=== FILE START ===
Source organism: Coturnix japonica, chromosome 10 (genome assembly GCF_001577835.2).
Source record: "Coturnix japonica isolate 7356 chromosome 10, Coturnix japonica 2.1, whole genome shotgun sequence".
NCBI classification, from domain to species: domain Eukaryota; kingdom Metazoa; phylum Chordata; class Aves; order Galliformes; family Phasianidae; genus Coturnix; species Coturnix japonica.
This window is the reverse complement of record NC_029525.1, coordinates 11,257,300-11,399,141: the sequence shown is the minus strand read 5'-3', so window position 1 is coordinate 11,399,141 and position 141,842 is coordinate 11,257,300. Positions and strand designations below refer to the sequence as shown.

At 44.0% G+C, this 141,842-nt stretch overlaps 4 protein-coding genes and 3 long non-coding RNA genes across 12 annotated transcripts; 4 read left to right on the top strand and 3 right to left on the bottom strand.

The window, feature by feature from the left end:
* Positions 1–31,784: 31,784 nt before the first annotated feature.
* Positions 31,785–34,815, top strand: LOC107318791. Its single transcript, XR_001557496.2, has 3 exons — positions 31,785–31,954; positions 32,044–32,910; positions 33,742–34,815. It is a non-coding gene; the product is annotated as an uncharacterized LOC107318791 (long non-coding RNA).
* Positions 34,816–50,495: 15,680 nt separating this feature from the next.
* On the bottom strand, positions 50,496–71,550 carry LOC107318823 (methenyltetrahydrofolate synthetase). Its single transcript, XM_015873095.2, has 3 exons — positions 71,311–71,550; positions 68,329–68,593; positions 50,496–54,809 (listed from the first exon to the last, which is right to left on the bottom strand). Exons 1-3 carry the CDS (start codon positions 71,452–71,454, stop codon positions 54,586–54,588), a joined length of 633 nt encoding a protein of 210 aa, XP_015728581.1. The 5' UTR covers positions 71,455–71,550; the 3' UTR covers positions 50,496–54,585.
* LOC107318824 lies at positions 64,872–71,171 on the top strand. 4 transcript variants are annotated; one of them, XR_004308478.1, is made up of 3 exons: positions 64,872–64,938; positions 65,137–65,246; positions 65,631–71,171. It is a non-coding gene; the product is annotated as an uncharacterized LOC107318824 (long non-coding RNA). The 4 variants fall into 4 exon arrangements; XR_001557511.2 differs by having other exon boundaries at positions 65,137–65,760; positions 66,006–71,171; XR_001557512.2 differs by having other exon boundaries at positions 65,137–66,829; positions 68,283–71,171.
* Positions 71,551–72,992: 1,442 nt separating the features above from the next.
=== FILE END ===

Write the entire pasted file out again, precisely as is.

Source organism: Coturnix japonica, chromosome 10 (genome assembly GCF_001577835.2).
Source record: "Coturnix japonica isolate 7356 chromosome 10, Coturnix japonica 2.1, whole genome shotgun sequence".
NCBI classification, from domain to species: domain Eukaryota; kingdom Metazoa; phylum Chordata; class Aves; order Galliformes; family Phasianidae; genus Coturnix; species Coturnix japonica.
This window is the reverse complement of record NC_029525.1, coordinates 11,257,300-11,399,141: the sequence shown is the minus strand read 5'-3', so window position 1 is coordinate 11,399,141 and position 141,842 is coordinate 11,257,300. Positions and strand designations below refer to the sequence as shown.

At 44.0% G+C, this 141,842-nt stretch overlaps 4 protein-coding genes and 3 long non-coding RNA genes across 12 annotated transcripts; 4 read left to right on the top strand and 3 right to left on the bottom strand.

The window, feature by feature from the left end:
* Positions 1–31,784: 31,784 nt before the first annotated feature.
* Positions 31,785–34,815, top strand: LOC107318791. Its single transcript, XR_001557496.2, has 3 exons — positions 31,785–31,954; positions 32,044–32,910; positions 33,742–34,815. It is a non-coding gene; the product is annotated as an uncharacterized LOC107318791 (long non-coding RNA).
* Positions 34,816–50,495: 15,680 nt separating this feature from the next.
* On the bottom strand, positions 50,496–71,550 carry LOC107318823 (methenyltetrahydrofolate synthetase). Its single transcript, XM_015873095.2, has 3 exons — positions 71,311–71,550; positions 68,329–68,593; positions 50,496–54,809 (listed from the first exon to the last, which is right to left on the bottom strand). Exons 1-3 carry the CDS (start codon positions 71,452–71,454, stop codon positions 54,586–54,588), a joined length of 633 nt encoding a protein of 210 aa, XP_015728581.1. The 5' UTR covers positions 71,455–71,550; the 3' UTR covers positions 50,496–54,585.
* LOC107318824 lies at positions 64,872–71,171 on the top strand. 4 transcript variants are annotated; one of them, XR_004308478.1, is made up of 3 exons: positions 64,872–64,938; positions 65,137–65,246; positions 65,631–71,171. It is a non-coding gene; the product is annotated as an uncharacterized LOC107318824 (long non-coding RNA). The 4 variants fall into 4 exon arrangements; XR_001557511.2 differs by having other exon boundaries at positions 65,137–65,760; positions 66,006–71,171; XR_001557512.2 differs by having other exon boundaries at positions 65,137–66,829; positions 68,283–71,171.
* Positions 71,551–72,992: 1,442 nt separating the features above from the next.